Jon Iverson

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Jon Iverson Posted: Jan 13, 2011 0 comments
Cambridge has created the NP30 (the bottom product in this photo) as the bridge between your digital media and a stereo system. As such, it has a built-in Wolfson 24bit/96kHz DAC, two USB connectors, Wifi, Ethernet and SPDIF coax and optical outputs. It can handle most audio file formats and also stream internet radio. I was surprised that it did not have an SPDIF input of any kind.

There is a small display on the front and you can also control the NP30 with your iPhone and their app. Price is $649 and it is available now.

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Jon Iverson Posted: Jan 12, 2011 0 comments
We're still in that transition period where most folks who move to music servers and care about quality are going to source their tunes primarily from discs. As a result, most of the current server crop has a disc slot and the new Weiss MAN 202 is no exception.

The MAN 202 also includes AES/EBU, SPDIF, Ethernet and USB inputs on the back along with AES/EBU, SPDIF and Firewire outputs. Since there is a DAC inside, there are also a pair of balanced and a pair of unbalanced analog outputs. And there's more: Wordclock in and output via BNC connectors and a WiFi antenna is included for communicating with an Apple iPad through a free app which serves as the interface to run all of the music.

Weiss says that the MAN 202 will handle all digital formats up to 24bit/192kHz (with comparable quality to the Weiss DAC 202) and should be shipping in 4 or 5 months for a retail price of between $10,000 and $15,000. I love this kind of product, which is optimized for the modern audio enthusiast who doesn't have time to play around with computers.

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Jon Iverson Posted: Jan 12, 2011 0 comments
Lew Johnson has been bitten by the computer audio bug and was proudly displaying Conrad-Johnson's new USB-only DAC, the HD USB3. While the digital portion was designed by Kevin Halverson of Muse, Johnson emphasized that their own designers spent quite a bit of time getting the analog part of the DAC just right. He likened the analog circuitry and its importance to final audio quality with the vital function a phono preamp plays in a vinyl playback chain.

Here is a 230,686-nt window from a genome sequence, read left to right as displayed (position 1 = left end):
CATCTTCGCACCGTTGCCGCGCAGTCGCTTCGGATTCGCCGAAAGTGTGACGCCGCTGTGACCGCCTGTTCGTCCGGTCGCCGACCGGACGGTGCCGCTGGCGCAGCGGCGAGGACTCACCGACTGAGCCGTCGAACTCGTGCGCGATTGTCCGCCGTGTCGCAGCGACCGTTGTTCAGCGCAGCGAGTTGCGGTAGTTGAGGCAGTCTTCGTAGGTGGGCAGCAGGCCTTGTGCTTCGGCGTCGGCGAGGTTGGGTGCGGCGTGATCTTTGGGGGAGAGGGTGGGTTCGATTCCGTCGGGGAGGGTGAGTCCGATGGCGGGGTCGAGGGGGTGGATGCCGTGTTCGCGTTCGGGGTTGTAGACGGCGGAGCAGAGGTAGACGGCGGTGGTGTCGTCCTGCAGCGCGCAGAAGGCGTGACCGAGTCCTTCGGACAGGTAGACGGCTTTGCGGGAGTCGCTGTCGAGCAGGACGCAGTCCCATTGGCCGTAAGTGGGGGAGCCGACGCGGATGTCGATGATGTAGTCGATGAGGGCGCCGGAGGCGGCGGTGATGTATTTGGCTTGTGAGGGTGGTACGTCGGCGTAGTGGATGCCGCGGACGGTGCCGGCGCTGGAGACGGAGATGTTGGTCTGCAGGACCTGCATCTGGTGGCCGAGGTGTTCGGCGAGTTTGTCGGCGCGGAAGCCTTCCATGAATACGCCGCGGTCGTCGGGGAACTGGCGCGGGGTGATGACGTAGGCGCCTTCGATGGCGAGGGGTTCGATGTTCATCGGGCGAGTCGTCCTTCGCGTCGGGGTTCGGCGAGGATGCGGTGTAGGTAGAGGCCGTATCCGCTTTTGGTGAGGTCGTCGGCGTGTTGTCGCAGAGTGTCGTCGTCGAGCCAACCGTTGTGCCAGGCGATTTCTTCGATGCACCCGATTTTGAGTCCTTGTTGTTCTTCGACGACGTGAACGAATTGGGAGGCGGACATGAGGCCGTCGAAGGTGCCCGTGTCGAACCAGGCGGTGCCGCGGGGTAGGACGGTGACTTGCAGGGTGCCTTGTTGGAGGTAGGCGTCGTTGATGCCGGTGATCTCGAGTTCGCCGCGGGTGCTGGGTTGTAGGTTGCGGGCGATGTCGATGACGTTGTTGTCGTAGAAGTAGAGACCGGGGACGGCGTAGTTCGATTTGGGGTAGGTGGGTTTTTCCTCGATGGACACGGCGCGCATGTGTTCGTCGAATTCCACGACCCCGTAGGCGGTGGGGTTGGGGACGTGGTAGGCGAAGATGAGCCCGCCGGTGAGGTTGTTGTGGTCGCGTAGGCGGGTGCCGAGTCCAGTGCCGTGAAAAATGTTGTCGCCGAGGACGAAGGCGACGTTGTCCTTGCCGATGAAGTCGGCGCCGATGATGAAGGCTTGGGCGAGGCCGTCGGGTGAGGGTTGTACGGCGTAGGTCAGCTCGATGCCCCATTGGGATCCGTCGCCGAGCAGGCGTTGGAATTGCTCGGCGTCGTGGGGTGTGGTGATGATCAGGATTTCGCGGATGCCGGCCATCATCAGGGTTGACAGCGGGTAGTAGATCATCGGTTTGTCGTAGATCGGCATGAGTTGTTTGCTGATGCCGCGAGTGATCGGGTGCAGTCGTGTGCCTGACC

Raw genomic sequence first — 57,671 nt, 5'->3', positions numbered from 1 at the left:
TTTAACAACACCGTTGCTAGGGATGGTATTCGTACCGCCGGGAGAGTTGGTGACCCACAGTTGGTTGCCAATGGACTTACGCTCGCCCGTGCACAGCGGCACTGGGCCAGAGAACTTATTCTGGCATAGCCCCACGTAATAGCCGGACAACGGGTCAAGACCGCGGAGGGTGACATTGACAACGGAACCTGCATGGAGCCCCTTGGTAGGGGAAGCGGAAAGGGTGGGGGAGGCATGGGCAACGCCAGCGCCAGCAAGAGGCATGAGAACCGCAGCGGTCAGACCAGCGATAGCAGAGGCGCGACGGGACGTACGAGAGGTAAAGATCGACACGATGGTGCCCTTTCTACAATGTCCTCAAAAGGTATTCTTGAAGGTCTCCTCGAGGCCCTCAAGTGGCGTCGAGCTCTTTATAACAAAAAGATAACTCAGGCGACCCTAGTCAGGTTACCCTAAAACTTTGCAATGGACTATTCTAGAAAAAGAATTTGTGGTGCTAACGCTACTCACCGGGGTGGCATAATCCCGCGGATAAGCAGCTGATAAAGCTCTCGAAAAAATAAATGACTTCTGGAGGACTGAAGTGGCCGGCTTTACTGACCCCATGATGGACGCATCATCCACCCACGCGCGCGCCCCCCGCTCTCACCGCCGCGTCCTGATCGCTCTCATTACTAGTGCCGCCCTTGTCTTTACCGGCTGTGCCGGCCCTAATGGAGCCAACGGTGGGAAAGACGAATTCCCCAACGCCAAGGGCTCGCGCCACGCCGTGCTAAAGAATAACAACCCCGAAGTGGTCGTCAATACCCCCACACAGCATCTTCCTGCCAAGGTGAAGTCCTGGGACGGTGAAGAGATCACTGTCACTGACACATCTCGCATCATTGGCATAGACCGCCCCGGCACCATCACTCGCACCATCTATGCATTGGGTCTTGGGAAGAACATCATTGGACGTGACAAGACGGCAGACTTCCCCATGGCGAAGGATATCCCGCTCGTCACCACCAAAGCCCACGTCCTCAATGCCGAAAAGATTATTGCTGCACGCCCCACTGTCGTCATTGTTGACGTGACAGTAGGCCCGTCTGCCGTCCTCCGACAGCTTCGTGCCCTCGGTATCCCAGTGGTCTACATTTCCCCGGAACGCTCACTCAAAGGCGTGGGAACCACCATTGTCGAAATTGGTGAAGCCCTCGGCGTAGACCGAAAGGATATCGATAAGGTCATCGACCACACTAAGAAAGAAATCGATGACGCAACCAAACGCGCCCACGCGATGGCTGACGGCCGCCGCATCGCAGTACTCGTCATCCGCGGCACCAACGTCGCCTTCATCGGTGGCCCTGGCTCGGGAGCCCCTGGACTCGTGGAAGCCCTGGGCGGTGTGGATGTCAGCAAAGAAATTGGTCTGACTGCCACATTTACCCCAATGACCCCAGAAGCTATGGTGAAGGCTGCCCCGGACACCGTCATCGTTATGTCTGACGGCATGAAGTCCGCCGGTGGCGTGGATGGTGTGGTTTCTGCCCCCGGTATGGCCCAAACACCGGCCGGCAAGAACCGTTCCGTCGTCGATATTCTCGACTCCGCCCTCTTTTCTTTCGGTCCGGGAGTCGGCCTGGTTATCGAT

The new DAC should be available in late February for $3,000. Johnson added that maybe they will also include a C-J logo on the front panel for the final product.

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Jon Iverson Posted: Jan 12, 2011 2 comments
With the show spread out between a half dozen hotels, and Las Vegas one of the most inefficient cities to move around in, it's tough to see everything. I simply ran out of time before getting over to the Bellagio to see Olive, but Kal Rubinson was able to make it one morning.

His photo above shows the company's new O6HD which is described as a "music server for audiophiles". On top is a modest 10.1" touch screen and inside is a fully balanced differential DAC design that can run at 24bit/192kHz. There is also a headphone jack and slot for ripping discs under the lip on the front. Internal storage is 2TB and it has both balanced and unbalanced analog outputs in addition to HDMI, USB, Ethernet and WiFi which supports the free iPad/iPhone apps. Price is $4,999.

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Jon Iverson Posted: Jan 12, 2011 0 comments
At the Venetian, Avatar Acoustics' Darren Censullo set up several of the products he distributes including the Purist HDR 6D music server/DAC from AMI HiFi. Darren explains that there are seven versions of the HDR 6D and 6DA, depending on how it is configured, ranging in price from $2,500 to $25,000.